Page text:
By JOANNE L. PAPAIANNI
Asbury Park is home to many creative residents, including artists, musicians and songwriters. It is also home to another type of creative person, one who is a pioneer in pet trusts.
Rachel Hirschfield, an attorney, will be teaching a course at New York University about creating legal trusts for pet owners that will provide financial support for their pets should they die or become incapacitated.
The course, entitled Pet Trusts: Saving Animal Companions from the Unexpected, will be taught at the NYU School of Professional Studies.
“I can hardly believe it, I created it. I am eager to take this on to pass along the legacy of loving pet companions and caring for them. It is my life’s work. ” she said.
Hirschfeld, who has lived in the city since moving from Manhattan in 2004, said before she worked to create protection for pets there were no pet protection agreements.
Her journey into the world of pet protection began after she went back to school to earn a law degree at the age of 53.
“I was the oldest student at the time,” she said.
She had adopted an older dog named Soupbone, whom she calls the love of her life. While walking to school one day Hirschfeld said she was almost run over by a car.
It was then, she says, that she said to herself, “What if something happens to me? What if I am hit by a car and have to be in the hospital for four or six months. What would happen to Soupbone?”
She says up until that time if people left trusts or directions for the care of their pets, the court would often invalidate them.
And any guidelines for pets were only mentioned in wills and were not valid for medical illness or rehabilitation.
“I broke new ground. So I created the laws. It needs to be good after I die and if I’m alive,” she said.
People and dogs are put in the pet protection agreement.
“It’s chock full of stuff, special needs trust, aging mother…I put it all in one basket,” she said.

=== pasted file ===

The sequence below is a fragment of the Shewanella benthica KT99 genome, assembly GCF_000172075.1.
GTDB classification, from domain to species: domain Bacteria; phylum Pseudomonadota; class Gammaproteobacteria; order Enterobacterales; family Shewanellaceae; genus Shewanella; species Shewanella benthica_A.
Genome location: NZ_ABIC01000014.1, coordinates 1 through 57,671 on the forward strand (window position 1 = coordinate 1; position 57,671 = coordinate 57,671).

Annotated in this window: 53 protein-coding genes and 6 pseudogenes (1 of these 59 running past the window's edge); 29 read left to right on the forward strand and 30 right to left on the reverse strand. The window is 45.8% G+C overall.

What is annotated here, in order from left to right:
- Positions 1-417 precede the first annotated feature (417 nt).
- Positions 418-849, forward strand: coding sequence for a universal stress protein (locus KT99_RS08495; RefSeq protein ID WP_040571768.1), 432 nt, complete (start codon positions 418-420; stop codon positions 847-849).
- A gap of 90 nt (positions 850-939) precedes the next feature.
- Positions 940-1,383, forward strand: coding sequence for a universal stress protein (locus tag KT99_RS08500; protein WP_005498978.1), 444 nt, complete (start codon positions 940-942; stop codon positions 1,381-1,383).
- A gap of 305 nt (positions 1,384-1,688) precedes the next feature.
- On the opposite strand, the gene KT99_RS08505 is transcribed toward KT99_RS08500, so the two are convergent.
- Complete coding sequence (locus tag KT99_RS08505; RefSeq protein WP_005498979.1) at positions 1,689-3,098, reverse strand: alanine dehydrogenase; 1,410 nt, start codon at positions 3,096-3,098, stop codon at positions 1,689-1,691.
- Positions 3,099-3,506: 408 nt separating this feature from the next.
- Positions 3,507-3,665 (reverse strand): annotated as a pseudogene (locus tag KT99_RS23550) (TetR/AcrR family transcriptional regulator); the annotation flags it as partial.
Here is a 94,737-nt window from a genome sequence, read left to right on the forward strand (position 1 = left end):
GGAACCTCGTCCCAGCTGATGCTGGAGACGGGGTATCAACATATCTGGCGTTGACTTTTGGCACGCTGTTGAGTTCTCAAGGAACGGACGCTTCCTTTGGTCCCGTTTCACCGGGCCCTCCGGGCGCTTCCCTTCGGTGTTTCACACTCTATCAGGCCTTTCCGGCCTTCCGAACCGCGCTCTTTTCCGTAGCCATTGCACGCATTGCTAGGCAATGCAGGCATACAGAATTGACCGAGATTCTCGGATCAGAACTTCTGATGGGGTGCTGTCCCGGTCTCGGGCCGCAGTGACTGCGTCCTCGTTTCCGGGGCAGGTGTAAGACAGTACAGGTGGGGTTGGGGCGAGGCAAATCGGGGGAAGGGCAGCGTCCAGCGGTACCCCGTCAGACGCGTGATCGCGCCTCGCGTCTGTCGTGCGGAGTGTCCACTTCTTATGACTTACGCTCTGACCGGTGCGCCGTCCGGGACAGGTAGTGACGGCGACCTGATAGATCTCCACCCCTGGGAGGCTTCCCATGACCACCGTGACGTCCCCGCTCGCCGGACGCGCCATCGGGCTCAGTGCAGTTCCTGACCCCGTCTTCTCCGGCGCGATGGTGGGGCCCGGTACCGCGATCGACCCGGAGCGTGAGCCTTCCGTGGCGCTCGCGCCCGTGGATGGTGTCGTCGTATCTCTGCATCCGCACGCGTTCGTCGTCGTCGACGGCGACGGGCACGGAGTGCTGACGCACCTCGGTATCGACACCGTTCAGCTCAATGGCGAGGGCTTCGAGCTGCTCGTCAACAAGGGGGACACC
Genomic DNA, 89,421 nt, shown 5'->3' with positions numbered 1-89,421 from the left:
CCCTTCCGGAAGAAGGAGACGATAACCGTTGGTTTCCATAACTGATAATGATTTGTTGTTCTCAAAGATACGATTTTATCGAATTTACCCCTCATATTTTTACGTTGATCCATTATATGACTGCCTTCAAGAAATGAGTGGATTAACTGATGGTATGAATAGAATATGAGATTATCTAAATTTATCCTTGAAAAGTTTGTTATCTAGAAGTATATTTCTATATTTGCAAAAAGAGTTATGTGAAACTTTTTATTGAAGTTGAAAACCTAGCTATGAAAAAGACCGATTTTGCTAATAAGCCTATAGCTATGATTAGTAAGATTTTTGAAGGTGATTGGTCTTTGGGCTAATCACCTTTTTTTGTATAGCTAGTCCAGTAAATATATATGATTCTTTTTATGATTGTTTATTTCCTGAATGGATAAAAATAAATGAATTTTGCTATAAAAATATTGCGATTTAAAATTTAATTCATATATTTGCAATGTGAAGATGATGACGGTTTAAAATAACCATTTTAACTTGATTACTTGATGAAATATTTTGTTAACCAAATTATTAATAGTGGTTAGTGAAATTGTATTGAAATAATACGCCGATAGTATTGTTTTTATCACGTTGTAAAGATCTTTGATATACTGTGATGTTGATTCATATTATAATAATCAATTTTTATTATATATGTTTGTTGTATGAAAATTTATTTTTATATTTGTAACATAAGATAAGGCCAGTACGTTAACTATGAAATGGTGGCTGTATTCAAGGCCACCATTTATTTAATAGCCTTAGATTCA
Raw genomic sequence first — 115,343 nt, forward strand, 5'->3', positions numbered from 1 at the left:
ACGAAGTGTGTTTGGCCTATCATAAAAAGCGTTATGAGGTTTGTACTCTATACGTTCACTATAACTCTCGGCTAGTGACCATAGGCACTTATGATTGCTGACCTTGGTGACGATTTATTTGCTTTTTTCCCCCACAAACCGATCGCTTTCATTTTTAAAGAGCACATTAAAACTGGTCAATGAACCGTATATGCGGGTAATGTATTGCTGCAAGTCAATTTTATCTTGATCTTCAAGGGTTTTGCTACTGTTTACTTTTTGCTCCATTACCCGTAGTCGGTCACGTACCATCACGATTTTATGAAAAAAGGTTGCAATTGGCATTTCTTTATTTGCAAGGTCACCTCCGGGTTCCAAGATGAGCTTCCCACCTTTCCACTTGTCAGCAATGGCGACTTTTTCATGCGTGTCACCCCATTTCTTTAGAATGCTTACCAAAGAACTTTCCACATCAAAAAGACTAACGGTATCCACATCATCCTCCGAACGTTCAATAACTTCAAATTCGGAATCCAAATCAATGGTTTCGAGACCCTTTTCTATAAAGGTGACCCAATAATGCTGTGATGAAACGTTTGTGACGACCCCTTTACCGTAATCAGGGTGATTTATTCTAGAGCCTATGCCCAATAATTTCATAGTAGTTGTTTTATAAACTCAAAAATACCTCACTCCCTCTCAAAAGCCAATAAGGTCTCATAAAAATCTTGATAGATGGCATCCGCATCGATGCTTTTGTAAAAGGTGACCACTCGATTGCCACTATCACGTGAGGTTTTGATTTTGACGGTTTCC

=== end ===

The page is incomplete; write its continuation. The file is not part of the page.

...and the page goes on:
She said the agreement has been used all over the world with animal law committees supporting her work. She also said the agreements are valid for all pets owned by her clients.
“I wrote myself out of making money because it’s good for any animal you have,” she said.
Hirschfeld said she knew nothing of Asbury Park before visiting in 2004.
“I fell in love with this town…I could live anywhere in the world,” she says.
In fact one of her rescue dogs, Sundance, was found on the streets of Asbury Park with a broken leg. The dog had been roaming around the city on the loose for months, but Hirschfeld said someone finally caught her and brought her to the pound.
Hirschfeld is a committed animal rights activist and was involved in a campaign to install a dog park in the city six years ago.
“As far as the dog park goes, I’m prepared to write the check, but it would be more inclusive and fun to get our friends and organizations involved once it gets approved. The full City Council hasn’t quite caught up to the people of Asbury Park when it comes to the love and concern they have for their animals; but I believe that will change and for the better,” she said.
She has had many famous clients over the years who seek her help in making sure their pets will be taken care of.
She recalled one who left $30 million to their pet, but said the average bequeathment is $25,000.
Hirschfeld said pet owners can only do the best they can when crafting and signing the agreement.
“Then you pray they will be honorable,” she said of executors and the courts.
She said many times heirs contest the agreement but have been unsuccessful.
“Family members comment and say ‘we’re not taking this, she was off the wall, this is a dog,’ ” Hirschfeld said. “Never, ever has it lost in court.”
Hirschfeld now lives in Wesley Grove, with her four small rescued dogs and one cat.
She calls all her dogs senior citizens with their ages being 19, 18, 15 and 8.
For more information about pet trusts or Hirschfeld’s book “PETRIARCH: The Complete Guide to Financial and Legal Planning for a Pet’s Continued Care” visit PetTrustLawyer.com.